‘You have the poor with you always’?

No matter how rich a country grows, no matter how fast the economy grows, somehow the problem of poverty does not seem to disappear.

Nov 17, 2018

By Anil Netto
No matter how rich a country grows, no matter how fast the economy grows, somehow the problem of poverty does not seem to disappear.

Part of this is due to human and corporate greed and the diversion of public funds and assets often serve private interests. This happens the world over.

In our present generation, the diversion of the Commons into the hands of corporate predators has also resulted in ecological destruction — in the quest for more and more profits.

Not only that, the taxation system is skewed in favour of the wealthy — think of falling rates for corporate tax and personal income tax for the wealthy in many countries. Think of the tax incentives and other concessions often given to large companies. Systemic greed not only rewards the wealthy with extraordinary riches, it deprives the poor of essential services.

What happens then? Inevitably, because of falling tax revenue, many governments do not have much left over to finance essential social services like education, healthcare and aid to vulnerable groups. So we have people having to wait for weeks, if not months, to see a specialist in a public hospital. Or there could be a shortage of funds to build more much-needed public hospitals, public schools and low-income housing.

Meanwhile, workers have to struggle with a minimum monthly wage of RM1,100 today. This is not much higher than the minimum RM900 that trade unions were asking for 20 years ago, in 1998. At that time, it was felt that even RM900 was not sufficient and, perhaps, RM1,200 would be fairer.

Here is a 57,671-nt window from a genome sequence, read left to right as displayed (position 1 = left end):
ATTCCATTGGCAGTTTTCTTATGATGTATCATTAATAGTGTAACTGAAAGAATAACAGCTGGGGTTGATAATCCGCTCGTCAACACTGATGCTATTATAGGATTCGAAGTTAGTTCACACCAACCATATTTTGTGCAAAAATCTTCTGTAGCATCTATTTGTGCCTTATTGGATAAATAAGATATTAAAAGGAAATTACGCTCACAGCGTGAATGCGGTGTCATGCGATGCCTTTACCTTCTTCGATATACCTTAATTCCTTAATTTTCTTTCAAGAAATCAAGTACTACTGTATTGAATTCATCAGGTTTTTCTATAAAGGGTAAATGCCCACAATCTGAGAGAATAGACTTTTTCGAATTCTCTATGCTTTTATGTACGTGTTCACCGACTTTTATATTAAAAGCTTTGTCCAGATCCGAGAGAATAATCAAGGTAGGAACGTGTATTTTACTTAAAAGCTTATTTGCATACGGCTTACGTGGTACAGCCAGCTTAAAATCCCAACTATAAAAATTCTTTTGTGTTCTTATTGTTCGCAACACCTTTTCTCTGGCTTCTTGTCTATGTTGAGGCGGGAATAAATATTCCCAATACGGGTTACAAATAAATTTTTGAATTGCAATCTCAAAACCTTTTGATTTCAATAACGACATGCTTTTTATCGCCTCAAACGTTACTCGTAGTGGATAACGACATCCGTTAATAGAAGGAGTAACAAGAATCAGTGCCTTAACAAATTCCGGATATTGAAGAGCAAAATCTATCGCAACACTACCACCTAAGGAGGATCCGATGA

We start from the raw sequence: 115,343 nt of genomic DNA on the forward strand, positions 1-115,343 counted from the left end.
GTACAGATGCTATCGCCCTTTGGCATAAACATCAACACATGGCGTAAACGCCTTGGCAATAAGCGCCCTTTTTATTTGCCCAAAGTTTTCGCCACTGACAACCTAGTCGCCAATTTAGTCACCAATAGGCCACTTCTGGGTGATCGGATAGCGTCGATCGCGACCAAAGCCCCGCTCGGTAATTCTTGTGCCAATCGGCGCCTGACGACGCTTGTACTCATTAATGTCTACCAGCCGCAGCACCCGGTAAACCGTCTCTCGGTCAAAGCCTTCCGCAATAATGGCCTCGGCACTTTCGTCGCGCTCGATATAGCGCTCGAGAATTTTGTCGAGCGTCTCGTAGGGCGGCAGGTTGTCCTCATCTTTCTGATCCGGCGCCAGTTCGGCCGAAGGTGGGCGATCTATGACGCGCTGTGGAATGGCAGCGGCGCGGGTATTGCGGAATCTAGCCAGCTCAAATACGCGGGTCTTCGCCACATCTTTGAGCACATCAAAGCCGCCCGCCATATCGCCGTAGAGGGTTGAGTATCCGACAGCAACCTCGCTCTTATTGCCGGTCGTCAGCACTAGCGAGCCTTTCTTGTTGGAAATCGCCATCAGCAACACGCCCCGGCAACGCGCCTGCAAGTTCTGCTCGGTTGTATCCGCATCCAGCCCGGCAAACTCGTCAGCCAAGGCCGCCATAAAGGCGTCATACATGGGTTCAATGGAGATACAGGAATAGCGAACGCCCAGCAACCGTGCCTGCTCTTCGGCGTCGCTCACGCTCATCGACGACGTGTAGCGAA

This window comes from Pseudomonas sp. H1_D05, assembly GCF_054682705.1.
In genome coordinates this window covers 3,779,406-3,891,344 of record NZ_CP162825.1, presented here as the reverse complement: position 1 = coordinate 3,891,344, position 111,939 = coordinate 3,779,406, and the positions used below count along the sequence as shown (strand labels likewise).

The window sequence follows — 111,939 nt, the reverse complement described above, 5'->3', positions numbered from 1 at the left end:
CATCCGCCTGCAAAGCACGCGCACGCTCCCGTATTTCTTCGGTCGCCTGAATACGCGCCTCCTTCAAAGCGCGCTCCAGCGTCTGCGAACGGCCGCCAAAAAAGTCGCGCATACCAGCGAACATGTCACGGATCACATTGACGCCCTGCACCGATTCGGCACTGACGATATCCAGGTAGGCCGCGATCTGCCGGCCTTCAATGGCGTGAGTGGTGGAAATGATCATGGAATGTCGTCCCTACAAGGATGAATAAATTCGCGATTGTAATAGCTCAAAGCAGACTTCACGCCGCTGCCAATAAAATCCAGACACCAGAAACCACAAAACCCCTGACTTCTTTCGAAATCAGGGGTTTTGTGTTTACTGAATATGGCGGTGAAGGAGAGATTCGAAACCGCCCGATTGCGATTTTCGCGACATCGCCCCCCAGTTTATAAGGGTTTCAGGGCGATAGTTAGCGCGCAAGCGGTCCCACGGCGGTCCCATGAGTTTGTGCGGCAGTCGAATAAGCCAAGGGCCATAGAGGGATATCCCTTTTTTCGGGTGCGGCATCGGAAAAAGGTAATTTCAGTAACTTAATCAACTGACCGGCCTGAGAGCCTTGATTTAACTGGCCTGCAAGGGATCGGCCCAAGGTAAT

If RM900 back then was insufficient for a family of five to survive, now we have the Khazanah Research Institute saying that even RM2,000 today would leave a household with little left over – if at all.

In fact, RM900 in 1998 is worth about RM1,300 today while RM1,200 back then would be worth about RM1,800 today. It so happens that RM1,800 is what trade unions and civil society groups are asking for now.

Often, the excuse for the low minimum wage is that workers have to “improve their productivity” before they can get higher wages. But Malaysia’s economy (Gross Domestic Product) today is about three time larger than what it was 20 years ago while the minimum wage has increased only marginally. So how did that happen if our workers are not that productive? True, we have Bantuan Sara Hidup handouts for many among the B40, which is a welcome relief.

But clearly that alone is inadequate. A somewhat similar story is happening around the world, more pronounced in those countries with less egalitarian polices and regressive taxation systems.

The systemic greed and avarice — this transfer of public assets, funds, wealth and the Commons to private hands — is hard to curb. And you can see how the gap between the top 5 per cent or top 10 per cent and the rest of the society and the world is growing.

No wonder Jesus said in John 12:8, “8You have the poor with you always...” Is that what he really meant?

Does this mean we should be resigned and do nothing about this systemic problem?

On the contrary, no. As one commentator observed, the phrase “you have the poor with you always” is similar to an exhortation in Deuteronomy 15:11, which reads:

“Of course, there will never cease to be poor people in the country, and that is why I am giving you this command: Always be open handed with your brother, and with anyone in your country who is in need and poor.”

So we have to reach out to those in need. The same thing should apply at the macro level, whether at the local, national and global level. In fact, the early disciples of Jesus in Acts succeeded in wiping out poverty among their local community, so that there was no one among them who was in need.

The challenge for us today, amidst the greed and concentration of wealth in the hands of a few, is to hear the cries of the poor — and the Earth. And then we need to discern and shine a light in our crisis-ridden world by coming with policies to ensure distributive justice and ecological justice.

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